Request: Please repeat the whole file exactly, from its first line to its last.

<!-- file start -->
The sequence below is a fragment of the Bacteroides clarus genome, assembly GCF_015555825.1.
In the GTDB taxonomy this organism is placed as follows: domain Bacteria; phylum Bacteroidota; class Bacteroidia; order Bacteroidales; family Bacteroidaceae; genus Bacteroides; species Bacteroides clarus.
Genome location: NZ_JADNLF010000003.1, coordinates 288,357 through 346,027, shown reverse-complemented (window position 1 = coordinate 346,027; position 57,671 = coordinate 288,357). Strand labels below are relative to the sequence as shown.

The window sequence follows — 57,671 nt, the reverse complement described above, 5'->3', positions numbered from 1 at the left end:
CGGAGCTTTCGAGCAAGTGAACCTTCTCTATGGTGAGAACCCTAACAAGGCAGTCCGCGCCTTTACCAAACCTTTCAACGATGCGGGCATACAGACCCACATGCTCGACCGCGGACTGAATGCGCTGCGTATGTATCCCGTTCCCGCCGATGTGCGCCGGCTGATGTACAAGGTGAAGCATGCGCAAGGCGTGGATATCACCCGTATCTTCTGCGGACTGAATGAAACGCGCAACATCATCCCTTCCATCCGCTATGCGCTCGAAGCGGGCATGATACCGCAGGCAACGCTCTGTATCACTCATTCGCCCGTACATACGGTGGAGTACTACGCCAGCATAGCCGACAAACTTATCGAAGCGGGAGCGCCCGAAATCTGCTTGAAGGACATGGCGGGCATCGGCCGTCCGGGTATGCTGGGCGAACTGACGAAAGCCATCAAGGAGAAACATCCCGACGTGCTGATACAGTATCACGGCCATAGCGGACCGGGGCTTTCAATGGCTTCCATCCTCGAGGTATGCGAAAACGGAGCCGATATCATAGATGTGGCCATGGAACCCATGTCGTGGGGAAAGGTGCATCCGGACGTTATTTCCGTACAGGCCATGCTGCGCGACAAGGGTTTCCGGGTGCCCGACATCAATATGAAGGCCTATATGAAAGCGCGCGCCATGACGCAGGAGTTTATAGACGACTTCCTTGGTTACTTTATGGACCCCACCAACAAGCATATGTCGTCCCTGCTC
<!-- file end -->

The sequence below is a fragment of the Bacteroides clarus genome, assembly GCF_015555825.1.
In the GTDB taxonomy this organism is placed as follows: domain Bacteria; phylum Bacteroidota; class Bacteroidia; order Bacteroidales; family Bacteroidaceae; genus Bacteroides; species Bacteroides clarus.
Genome location: NZ_JADNLF010000003.1, coordinates 288,357 through 346,027, shown reverse-complemented (window position 1 = coordinate 346,027; position 57,671 = coordinate 288,357). Strand labels below are relative to the sequence as shown.

The window sequence follows — 57,671 nt, the reverse complement described above, 5'->3', positions numbered from 1 at the left end:
CGGAGCTTTCGAGCAAGTGAACCTTCTCTATGGTGAGAACCCTAACAAGGCAGTCCGCGCCTTTACCAAACCTTTCAACGATGCGGGCATACAGACCCACATGCTCGACCGCGGACTGAATGCGCTGCGTATGTATCCCGTTCCCGCCGATGTGCGCCGGCTGATGTACAAGGTGAAGCATGCGCAAGGCGTGGATATCACCCGTATCTTCTGCGGACTGAATGAAACGCGCAACATCATCCCTTCCATCCGCTATGCGCTCGAAGCGGGCATGATACCGCAGGCAACGCTCTGTATCACTCATTCGCCCGTACATACGGTGGAGTACTACGCCAGCATAGCCGACAAACTTATCGAAGCGGGAGCGCCCGAAATCTGCTTGAAGGACATGGCGGGCATCGGCCGTCCGGGTATGCTGGGCGAACTGACGAAAGCCATCAAGGAGAAACATCCCGACGTGCTGATACAGTATCACGGCCATAGCGGACCGGGGCTTTCAATGGCTTCCATCCTCGAGGTATGCGAAAACGGAGCCGATATCATAGATGTGGCCATGGAACCCATGTCGTGGGGAAAGGTGCATCCGGACGTTATTTCCGTACAGGCCATGCTGCGCGACAAGGGTTTCCGGGTGCCCGACATCAATATGAAGGCCTATATGAAAGCGCGCGCCATGACGCAGGAGTTTATAGACGACTTCCTTGGTTACTTTATGGACCCCACCAACAAGCATATGTCGTCCCTGCTC